In this paper, a single-frequency long-pulse seed laser (with a pulse length of a hundred microseconds) is obtained by externally modulating a super-narrow spectrum linewidth, single-frequency CW fibre laser. After injecting the seed laser into a series of solid-state amplifiers, a 1064 nm long-pulse single-frequency laser is achieved with a high repetition frequency, high power and high beam quality. In addition, based on frequency doubling this fundamental 1064 nm laser, a green laser with an pulse output of 212 mJ is achieved. There have been no similar green lasers reported so far, but in 2006 Yarrow reported on a 1064 nm single-frequency laser with a long pulse duration and an average power of 11.3 W. In 2012, Wang demonstrated a high-energy, single-frequency long-pulse laser with a hundred microsecond pulse length, a pulse energy of 180 mJ, a repetition rate of 50 Hz and a pulse width of $150~{\rm\mu}\text{s}$ in 2012. Lu reported a high-energy all-solid-state sodium beacon laser with a pulse energy of 380 mJ at a repetition rate of 50 Hz with a pulse width of $150~{\rm\mu}\text{s}$[9, 14, 15]. To the best of our knowledge, this is the highest power yet achieved for a long-pulse, single-frequency green laser with a repetition rate of 500 Hz.

Figure 3. SHG efficiency of (a) an ideal Gaussian laser beam ($M^{2}=1$) and (b) a non-perfect Gaussian laser beam ($M^{2}=3$).

2. High-repetition-rate 1064 nm single-frequency laser

The primary problem in developing an all-solid-state single-frequency laser with a high repetition rate, high energy and high beam quality is to obtain a long-pulse single-frequency seed laser with an easily controlled wavelength. The scheme to obtain the seed laser is shown in Figure 1. The single-frequency CW seed source is a high-quality distributed feedback laser, with an output power of 10 mW and a linewidth of less than 5 kHz. Combined with high-precision wavelength control technology, precise stability control can be implemented, giving a tuning range for the central wavelength from 1064.3 to 1065.0 nm. With the help of the fibre amplifier, the output power of the single-frequency CW seed source can reach 7 W. After the collimator, isolation and electro optic modulator (EOM), a 500 Hz, 0.7 mJ single-frequency pulse laser with a standard rectangular waveform is obtained. On reflection at the Brewster angle on the polarizer and injection into the subsequent amplifier, the seed source can reach a very high degree of polarization.

As the energy of pulse seed laser is only 0.7 mJ, multi-stage amplification is necessary to obtain a hundreds of millijoule laser. Due to the severe thermal effects of the high-repetition-rate amplification system, the operating current should not be too high. Considering all the requirements – laser output energy, beam quality, system complexity and other factors – a three-stage master oscillator power amplifier (MOPA) system is proposed.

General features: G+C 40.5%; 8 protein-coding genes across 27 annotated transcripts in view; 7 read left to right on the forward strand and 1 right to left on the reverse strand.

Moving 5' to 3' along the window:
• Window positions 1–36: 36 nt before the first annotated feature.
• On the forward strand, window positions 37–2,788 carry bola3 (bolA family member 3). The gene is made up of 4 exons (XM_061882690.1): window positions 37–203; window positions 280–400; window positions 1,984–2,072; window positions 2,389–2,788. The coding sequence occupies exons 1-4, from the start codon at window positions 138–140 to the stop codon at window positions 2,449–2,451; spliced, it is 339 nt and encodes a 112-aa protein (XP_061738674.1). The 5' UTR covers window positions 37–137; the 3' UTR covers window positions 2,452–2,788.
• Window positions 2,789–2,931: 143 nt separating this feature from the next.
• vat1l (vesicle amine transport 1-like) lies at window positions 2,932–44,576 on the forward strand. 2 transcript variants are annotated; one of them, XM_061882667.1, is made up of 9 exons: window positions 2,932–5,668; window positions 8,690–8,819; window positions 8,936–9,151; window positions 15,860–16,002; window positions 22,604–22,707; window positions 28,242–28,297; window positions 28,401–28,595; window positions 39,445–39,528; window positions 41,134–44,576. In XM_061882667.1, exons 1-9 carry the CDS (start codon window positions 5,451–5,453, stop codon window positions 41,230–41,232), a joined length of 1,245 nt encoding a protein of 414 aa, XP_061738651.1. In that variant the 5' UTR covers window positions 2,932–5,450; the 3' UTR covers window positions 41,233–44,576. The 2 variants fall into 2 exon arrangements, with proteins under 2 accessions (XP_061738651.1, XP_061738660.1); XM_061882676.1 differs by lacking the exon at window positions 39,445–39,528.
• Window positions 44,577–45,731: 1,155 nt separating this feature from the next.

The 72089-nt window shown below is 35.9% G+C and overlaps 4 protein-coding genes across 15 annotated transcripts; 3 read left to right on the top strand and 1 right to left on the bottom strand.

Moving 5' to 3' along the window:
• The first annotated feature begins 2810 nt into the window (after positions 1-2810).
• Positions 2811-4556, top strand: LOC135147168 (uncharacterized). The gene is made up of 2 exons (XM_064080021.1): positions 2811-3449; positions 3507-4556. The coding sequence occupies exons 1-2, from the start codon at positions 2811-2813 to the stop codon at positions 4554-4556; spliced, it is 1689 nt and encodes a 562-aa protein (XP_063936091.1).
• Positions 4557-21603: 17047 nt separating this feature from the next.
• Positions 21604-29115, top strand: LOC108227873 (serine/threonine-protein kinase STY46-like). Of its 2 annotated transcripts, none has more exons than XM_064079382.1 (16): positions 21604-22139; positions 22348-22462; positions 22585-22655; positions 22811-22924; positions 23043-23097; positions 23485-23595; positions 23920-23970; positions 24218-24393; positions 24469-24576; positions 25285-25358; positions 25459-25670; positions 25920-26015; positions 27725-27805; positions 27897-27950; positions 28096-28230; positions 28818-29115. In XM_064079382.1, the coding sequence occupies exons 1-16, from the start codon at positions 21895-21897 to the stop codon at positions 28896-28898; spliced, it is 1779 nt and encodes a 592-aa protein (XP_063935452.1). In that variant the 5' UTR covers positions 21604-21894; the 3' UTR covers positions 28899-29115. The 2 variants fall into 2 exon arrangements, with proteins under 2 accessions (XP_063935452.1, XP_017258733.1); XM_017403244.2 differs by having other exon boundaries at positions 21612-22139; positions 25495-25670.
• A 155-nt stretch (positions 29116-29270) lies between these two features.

As shown in Figure 2, the first stage is a double-pass amplifier, including two 25-bar LD-pumped Nd:YAG modules. The pumping structure of the modules is cyclic, consisting of five tori with five LD arrays around the circumference, and the diameter of the Nd:YAG rod is 4 mm. The peak pump power of the module is 3800 W, with a pump pulse width of $250~{\rm\mu}\text{s}$, which is $160~{\rm\mu}\text{s}$ ahead of the seed pulse in the time domain. Considering the requirements for the output energy and control of the beam quality, the second-stage amplifier also uses two 25-bar LD-pumped Nd:YAG modules, while the amplifier is a single-pass design. The pump pulse width is again $250~{\rm\mu}\text{s}$, which is $170~{\rm\mu}\text{s}$ ahead of the seed pulse. The third-stage amplifier is the main amplifier, where, to control the beam quality, four 54-bar LD-pumped single-pass Nd:YAG modules are proposed to reduce thermal effects, and $90^{\circ }$ quartz rotators and 4f imaging systems are used to compensate the depolarization loss caused by the birefringence. The module is cyclic with a 9-6 annular pumping structure surrounding a Nd:YAG rod of diameter 10 mm. The peak input pump power of the module is 5300 W with a pump pulse width of $250~{\rm\mu}\text{s}$, which is $180~{\rm\mu}\text{s}$ ahead of the seed pulse in the time domain. The LDs of the different stages are triggered at different times in order to achieve better coincidence of the incident laser pulse and the drive power pulse in the time domain – in such a case, the maximum output laser power is obtained and the relaxation oscillation peak is weakened.